After the 1H13 results, we have tweaked our model, which has resulted in a reduction in our EPS estimates for 2013-2015 of between 4-7%. We leave our target price unchanged at € 20, which is the average of the outcome from our DCF-model (€ 19) and historic multiples (€ 21). We maintain our Accumulate rating.
Some reflections on 1H13:
Our estimates were clearly too high, even vs. CSS. However, even though the gap in sales was larger at Industrial Services than at Flow Control, we were actually more surprised by Flow Control, where especially USA fell short of expectations with organic growth of circa 1.5%; other companies in this market reported healthier growth. In spite of sluggish sales in both activities, EBITA margins held up nicely, in spite of costs associated with greenfields, additional marketing efforts, (not quantified) restructuring at Industrial Services, and innovation-capex which requires 12-18 months before it bears fruit. So sales were lower than expected and margins were better than one would have expected given the sales trend. This is partly explained by a strategic decision to maintain prices amidst copper deflation, which was beneficial to profits (gross margin +60bp y/y to 60.3%) at the expense of volume. This was the second time since 1H06 that (group) gross margins exceeded 60%. (48,49 GBP, 0,35%) to the shortfall in EBITA, was a € 2m negative impact from IFRS-related items in the net financial result, and a slightly higher than expected tax-rate. As such, the shortfall in net profit was actually not as dramatic as the numbers initially suggested. The more so because management indicated that the trend in 2Q13 was clearly better than in 1Q13, which is promising for 2H13. In addition, Industrial Services should benefit in 2H13 from sequential improvement in the SPE market.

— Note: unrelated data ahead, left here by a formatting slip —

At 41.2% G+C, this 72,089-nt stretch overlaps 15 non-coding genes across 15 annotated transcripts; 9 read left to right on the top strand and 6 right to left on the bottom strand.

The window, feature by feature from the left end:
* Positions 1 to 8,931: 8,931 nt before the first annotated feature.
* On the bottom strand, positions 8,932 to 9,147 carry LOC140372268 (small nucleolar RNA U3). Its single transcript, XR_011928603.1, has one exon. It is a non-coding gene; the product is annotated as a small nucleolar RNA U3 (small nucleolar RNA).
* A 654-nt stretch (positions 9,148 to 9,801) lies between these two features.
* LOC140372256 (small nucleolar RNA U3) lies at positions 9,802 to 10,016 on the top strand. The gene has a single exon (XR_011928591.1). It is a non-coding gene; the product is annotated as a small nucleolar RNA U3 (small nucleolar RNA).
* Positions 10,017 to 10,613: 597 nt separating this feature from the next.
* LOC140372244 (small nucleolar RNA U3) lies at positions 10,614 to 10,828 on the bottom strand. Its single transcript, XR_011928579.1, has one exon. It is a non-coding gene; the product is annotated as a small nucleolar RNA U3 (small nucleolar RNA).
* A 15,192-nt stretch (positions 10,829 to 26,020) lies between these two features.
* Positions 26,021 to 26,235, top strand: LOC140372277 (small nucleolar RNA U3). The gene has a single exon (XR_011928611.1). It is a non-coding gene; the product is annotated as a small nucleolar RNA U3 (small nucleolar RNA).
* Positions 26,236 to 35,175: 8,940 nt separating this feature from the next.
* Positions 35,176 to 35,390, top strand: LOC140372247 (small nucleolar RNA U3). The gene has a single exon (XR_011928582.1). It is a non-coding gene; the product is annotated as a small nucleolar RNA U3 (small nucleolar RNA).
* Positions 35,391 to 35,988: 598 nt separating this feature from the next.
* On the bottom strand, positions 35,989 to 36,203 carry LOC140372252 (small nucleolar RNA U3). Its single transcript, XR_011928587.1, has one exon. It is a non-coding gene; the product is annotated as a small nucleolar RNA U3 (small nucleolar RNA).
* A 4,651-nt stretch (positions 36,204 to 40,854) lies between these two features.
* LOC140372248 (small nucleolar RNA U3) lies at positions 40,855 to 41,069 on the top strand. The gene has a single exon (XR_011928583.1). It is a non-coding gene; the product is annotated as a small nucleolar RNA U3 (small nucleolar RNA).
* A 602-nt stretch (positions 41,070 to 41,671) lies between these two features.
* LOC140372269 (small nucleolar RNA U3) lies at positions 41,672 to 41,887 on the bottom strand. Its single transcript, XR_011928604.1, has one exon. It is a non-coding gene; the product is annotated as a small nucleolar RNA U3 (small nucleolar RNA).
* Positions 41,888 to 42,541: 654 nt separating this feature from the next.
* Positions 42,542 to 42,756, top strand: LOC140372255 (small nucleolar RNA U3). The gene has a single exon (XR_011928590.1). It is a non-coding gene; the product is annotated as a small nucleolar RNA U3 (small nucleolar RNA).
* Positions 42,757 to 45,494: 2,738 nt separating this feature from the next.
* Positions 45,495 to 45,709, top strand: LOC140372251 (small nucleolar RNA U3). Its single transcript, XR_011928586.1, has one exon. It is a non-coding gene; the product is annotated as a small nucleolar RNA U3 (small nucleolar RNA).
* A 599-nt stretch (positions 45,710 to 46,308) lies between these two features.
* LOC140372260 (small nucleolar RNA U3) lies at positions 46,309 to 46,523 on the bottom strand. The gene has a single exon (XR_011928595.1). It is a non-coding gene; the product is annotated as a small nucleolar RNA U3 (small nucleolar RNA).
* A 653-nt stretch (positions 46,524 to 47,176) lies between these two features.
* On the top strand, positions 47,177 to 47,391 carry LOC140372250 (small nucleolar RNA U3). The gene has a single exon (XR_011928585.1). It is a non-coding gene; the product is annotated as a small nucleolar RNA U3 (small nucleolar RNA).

Re ROIC: Aalberts Industries has to gain volume while losing weight!
Management indicated they intend to focus more on ROIC, which has been sluggish over the past several years compared to pre-crisis levels of 16-17%, as mentioned by management (we assume this refers to pre-tax ROIC). Our calculations show that volume is the main factor that has pushed down ROIC: In 2012, Flow Control sales were an estimated € 90m lower in volume compared to the pre-crisis peak (adjusted for M&A and 2% inflation per annum). Assuming a gross margin of 50% in Flow Control and incremental opex of 50%, adding € 90m to Flow Control sales in 2012 would have yielded a pre-tax ROIC for the group of 15.5%, which is 170bp more than reported ROIC. We also believe inventories are too high. Group inventories/sales are on avg. 21.4% vs. an avg. of 15-16% for five other companies that operate in Flow Control’s end markets. However, Flow Control requires more inventories than Industrial Services so we assume it carries circa inventories of circa 24% of sales vs. 15-16% at the pure play peers. If management were able to lower this by say 500bp to 19% of Flow Control sales, in combination with € 90m higher sales volume, ROIC would end up between 16-16.5%, with the actual outcome depending on the operating leverage on working capital.